peach


Native to China, this fruit came to Europe (and subsequently to the New World) via Persia, hence its ancient appellation Persian apple. Throughout its evolution, the peach has propagated hundreds of varieties that vary greatly in color and flavor. In general, a peach falls into one of two classifications — freestone, in which case the stone or pit falls easily away from the flesh, and clingstone, where the fruit adheres stubbornly to the pit. It's the freestones that are more commonly found in markets, while the firmer-textured clingstones are widely used for commercial purposes. The peach's velvety skin can range from pink-blushed creamy-white to red-blushed yellow and its flesh from pinkish-white to yellow-gold. Peaches are available from May to October in most regions of the United States. Southern hemisphere imports are frequently found in coastal cities during the winter. Look for intensely fragrant fruit that gives slightly to palm pressure. Because peaches bruise easily they should be thoroughly perused for soft spots. Avoid those with signs of greening. To ripen underripe peaches, place them in a paper bag, pierce the bag in several places, and set it aside at room temperature for a couple of days. Adding an apple to the bag will speed ripening because apples exude ethylene gas, which speeds the ripening process. Refrigerate ripe peaches in a plastic bag for up to five days. Bring to room temperature before eating. Because of their fuzzy skins, peaches are often peeled before eating. This can be done easily by blanching the peach in boiling water for about 30 seconds, then plunging it into icy-cold water. Canned peaches are available, sliced or in halves, packed either in sugar syrup or water. Frozen peach slices are also available, as are dried peach halves. Peaches contain both vitamins A and C.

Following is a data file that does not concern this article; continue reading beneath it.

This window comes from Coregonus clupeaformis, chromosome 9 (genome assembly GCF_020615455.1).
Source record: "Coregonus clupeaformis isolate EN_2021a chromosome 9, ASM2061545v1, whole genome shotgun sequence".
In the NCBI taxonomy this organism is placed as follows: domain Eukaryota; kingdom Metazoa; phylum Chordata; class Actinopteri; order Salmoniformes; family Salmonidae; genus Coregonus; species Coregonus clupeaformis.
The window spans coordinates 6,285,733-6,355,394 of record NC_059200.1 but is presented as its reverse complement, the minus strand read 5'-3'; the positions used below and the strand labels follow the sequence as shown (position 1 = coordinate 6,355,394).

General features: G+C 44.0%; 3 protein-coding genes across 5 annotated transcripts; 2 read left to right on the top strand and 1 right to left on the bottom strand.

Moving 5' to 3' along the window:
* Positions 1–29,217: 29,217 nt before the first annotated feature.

From The Food Lover's Companion, Fourth edition by Sharon Tyler Herbst and Ron Herbst. Copyright © 2007, 2001, 1995, 1990 by Barron's Educational Series, Inc.

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